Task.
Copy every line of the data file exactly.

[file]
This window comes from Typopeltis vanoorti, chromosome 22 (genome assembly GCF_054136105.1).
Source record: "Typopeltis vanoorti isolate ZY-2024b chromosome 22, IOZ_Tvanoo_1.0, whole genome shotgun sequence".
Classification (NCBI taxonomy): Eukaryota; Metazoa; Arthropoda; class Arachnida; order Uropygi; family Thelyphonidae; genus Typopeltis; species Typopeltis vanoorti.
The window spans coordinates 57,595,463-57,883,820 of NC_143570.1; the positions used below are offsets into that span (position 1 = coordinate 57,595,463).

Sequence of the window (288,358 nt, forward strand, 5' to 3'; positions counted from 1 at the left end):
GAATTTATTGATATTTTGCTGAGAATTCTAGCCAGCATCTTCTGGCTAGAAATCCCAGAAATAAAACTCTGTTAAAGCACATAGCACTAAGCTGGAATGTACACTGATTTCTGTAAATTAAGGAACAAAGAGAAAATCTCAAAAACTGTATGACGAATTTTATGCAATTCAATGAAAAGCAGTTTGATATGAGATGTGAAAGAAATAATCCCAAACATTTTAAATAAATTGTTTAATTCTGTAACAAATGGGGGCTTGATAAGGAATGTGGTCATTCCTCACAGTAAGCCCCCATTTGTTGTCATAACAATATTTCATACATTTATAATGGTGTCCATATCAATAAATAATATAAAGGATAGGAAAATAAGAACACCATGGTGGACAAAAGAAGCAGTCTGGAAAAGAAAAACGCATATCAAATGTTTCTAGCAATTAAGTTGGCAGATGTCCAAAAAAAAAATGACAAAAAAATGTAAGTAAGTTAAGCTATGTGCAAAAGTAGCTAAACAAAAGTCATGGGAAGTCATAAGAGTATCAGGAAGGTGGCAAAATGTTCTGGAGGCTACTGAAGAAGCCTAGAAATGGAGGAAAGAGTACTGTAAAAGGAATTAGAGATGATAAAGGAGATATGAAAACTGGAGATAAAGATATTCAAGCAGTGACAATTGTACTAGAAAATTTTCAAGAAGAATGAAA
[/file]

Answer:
This window comes from Typopeltis vanoorti, chromosome 22 (genome assembly GCF_054136105.1).
Source record: "Typopeltis vanoorti isolate ZY-2024b chromosome 22, IOZ_Tvanoo_1.0, whole genome shotgun sequence".
Classification (NCBI taxonomy): Eukaryota; Metazoa; Arthropoda; class Arachnida; order Uropygi; family Thelyphonidae; genus Typopeltis; species Typopeltis vanoorti.
The window spans coordinates 57,595,463-57,883,820 of NC_143570.1; the positions used below are offsets into that span (position 1 = coordinate 57,595,463).

Sequence of the window (288,358 nt, forward strand, 5' to 3'; positions counted from 1 at the left end):
GAATTTATTGATATTTTGCTGAGAATTCTAGCCAGCATCTTCTGGCTAGAAATCCCAGAAATAAAACTCTGTTAAAGCACATAGCACTAAGCTGGAATGTACACTGATTTCTGTAAATTAAGGAACAAAGAGAAAATCTCAAAAACTGTATGACGAATTTTATGCAATTCAATGAAAAGCAGTTTGATATGAGATGTGAAAGAAATAATCCCAAACATTTTAAATAAATTGTTTAATTCTGTAACAAATGGGGGCTTGATAAGGAATGTGGTCATTCCTCACAGTAAGCCCCCATTTGTTGTCATAACAATATTTCATACATTTATAATGGTGTCCATATCAATAAATAATATAAAGGATAGGAAAATAAGAACACCATGGTGGACAAAAGAAGCAGTCTGGAAAAGAAAAACGCATATCAAATGTTTCTAGCAATTAAGTTGGCAGATGTCCAAAAAAAAAATGACAAAAAAATGTAAGTAAGTTAAGCTATGTGCAAAAGTAGCTAAACAAAAGTCATGGGAAGTCATAAGAGTATCAGGAAGGTGGCAAAATGTTCTGGAGGCTACTGAAGAAGCCTAGAAATGGAGGAAAGAGTACTGTAAAAGGAATTAGAGATGATAAAGGAGATATGAAAACTGGAGATAAAGATATTCAAGCAGTGACAATTGTACTAGAAAATTTTCAAGAAGAATGAAA